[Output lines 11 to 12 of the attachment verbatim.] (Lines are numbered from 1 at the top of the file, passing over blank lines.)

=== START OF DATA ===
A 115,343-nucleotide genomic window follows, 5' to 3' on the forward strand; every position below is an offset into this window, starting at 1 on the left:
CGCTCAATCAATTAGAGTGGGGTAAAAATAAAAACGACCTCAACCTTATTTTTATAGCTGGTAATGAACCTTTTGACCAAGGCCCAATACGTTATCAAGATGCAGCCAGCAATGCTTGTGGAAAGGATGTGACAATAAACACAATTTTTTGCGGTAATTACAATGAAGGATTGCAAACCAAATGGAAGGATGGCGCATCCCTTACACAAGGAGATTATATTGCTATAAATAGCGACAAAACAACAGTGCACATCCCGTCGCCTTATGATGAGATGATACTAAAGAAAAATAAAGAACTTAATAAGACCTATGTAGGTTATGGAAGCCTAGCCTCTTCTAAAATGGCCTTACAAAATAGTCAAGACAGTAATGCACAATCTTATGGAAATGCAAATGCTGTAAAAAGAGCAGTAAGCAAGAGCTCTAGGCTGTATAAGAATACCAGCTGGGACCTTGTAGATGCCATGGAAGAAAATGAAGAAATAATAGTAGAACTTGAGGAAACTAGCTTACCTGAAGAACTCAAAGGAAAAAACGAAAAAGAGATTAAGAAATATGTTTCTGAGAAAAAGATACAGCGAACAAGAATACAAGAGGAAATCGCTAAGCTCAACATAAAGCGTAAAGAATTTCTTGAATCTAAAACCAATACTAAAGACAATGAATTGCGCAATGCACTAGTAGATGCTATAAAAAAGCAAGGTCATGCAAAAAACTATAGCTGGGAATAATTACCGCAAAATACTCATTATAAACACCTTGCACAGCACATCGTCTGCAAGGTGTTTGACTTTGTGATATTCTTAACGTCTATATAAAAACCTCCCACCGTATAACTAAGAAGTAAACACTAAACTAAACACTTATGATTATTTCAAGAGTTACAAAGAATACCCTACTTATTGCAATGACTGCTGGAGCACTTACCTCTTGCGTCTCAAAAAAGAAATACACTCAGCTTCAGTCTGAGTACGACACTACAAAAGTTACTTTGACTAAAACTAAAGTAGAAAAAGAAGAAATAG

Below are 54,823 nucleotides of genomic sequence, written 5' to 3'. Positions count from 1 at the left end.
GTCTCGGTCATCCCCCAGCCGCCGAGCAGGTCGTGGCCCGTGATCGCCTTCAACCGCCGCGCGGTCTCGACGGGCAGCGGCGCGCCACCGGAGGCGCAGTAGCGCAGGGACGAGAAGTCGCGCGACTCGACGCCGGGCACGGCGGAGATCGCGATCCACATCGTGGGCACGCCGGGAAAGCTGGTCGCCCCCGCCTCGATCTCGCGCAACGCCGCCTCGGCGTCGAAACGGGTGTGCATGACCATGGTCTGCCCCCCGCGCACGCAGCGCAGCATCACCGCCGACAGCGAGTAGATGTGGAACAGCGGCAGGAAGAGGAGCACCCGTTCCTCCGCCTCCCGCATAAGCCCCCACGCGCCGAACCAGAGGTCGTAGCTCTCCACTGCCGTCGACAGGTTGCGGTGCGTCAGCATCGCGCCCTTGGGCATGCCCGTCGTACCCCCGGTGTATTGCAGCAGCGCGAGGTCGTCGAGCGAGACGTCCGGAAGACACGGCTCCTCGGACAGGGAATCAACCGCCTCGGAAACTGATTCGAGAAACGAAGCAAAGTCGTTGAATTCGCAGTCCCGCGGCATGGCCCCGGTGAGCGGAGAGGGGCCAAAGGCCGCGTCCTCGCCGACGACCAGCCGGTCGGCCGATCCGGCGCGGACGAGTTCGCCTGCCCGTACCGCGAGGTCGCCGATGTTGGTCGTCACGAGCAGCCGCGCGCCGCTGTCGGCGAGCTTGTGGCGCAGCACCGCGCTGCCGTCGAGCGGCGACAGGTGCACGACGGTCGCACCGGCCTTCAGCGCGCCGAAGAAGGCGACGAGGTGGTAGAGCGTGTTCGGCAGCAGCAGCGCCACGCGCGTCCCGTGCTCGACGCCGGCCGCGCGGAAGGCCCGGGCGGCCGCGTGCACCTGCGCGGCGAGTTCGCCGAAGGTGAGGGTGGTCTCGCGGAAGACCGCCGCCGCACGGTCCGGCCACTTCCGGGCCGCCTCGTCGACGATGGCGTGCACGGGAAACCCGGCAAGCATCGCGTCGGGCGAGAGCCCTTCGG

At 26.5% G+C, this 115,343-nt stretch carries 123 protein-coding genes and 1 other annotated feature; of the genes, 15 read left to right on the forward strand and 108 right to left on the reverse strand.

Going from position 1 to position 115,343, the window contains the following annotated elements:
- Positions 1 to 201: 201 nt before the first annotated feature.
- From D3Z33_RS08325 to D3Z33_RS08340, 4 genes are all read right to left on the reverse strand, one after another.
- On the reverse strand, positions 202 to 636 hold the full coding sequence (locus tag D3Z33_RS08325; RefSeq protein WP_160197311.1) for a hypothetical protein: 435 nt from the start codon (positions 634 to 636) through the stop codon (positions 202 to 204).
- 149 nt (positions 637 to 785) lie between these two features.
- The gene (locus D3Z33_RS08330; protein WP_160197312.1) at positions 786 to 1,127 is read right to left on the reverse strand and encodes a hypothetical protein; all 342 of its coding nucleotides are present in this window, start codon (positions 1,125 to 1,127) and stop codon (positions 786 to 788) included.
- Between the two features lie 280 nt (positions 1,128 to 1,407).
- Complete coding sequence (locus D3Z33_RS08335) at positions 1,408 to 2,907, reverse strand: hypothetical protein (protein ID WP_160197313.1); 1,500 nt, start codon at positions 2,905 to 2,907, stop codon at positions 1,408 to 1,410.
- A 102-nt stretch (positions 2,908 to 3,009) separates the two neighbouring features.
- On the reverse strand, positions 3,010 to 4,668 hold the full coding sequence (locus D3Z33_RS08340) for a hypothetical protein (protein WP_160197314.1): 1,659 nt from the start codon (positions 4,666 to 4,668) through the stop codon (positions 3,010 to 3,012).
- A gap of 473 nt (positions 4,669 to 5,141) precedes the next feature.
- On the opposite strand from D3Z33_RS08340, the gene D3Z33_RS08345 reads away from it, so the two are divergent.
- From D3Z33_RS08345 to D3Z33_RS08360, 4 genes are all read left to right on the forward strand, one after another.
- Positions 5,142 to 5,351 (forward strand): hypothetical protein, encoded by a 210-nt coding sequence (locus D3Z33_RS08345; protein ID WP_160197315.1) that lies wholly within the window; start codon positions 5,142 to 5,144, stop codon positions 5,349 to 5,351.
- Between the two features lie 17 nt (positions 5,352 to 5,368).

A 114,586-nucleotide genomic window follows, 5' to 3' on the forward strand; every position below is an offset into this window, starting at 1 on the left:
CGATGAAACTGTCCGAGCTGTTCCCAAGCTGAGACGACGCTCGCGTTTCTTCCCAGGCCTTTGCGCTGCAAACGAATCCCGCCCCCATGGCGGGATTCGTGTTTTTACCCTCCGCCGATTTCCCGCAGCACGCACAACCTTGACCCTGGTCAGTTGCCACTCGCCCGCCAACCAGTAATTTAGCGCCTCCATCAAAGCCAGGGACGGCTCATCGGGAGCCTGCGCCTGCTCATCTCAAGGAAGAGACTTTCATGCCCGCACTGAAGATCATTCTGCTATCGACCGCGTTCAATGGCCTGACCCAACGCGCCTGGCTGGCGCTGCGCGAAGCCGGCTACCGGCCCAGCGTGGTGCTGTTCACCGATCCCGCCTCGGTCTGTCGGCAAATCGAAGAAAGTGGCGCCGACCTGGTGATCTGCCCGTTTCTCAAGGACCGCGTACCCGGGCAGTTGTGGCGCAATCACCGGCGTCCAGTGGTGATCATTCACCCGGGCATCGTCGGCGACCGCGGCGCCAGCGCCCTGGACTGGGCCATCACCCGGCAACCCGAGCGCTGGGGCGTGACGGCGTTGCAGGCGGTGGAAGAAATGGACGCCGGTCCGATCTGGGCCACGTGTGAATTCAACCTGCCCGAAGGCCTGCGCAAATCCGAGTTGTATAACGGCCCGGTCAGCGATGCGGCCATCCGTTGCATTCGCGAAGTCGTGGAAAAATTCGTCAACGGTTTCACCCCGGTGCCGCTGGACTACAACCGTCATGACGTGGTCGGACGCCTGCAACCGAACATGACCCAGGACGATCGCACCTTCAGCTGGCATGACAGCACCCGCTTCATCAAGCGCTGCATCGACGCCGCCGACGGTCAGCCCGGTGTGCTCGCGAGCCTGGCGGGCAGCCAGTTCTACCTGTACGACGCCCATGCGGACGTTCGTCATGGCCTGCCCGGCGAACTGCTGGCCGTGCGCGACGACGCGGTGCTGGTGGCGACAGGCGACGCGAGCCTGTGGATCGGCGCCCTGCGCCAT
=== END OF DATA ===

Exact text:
- The gene (locus D3Z33_RS08330; protein WP_160197312.1) at positions 786 to 1,127 is read right to left on the reverse strand and encodes a hypothetical protein; all 342 of its coding nucleotides are present in this window, start codon (positions 1,125 to 1,127) and stop codon (positions 786 to 788) included.
- Between the two features lie 280 nt (positions 1,128 to 1,407).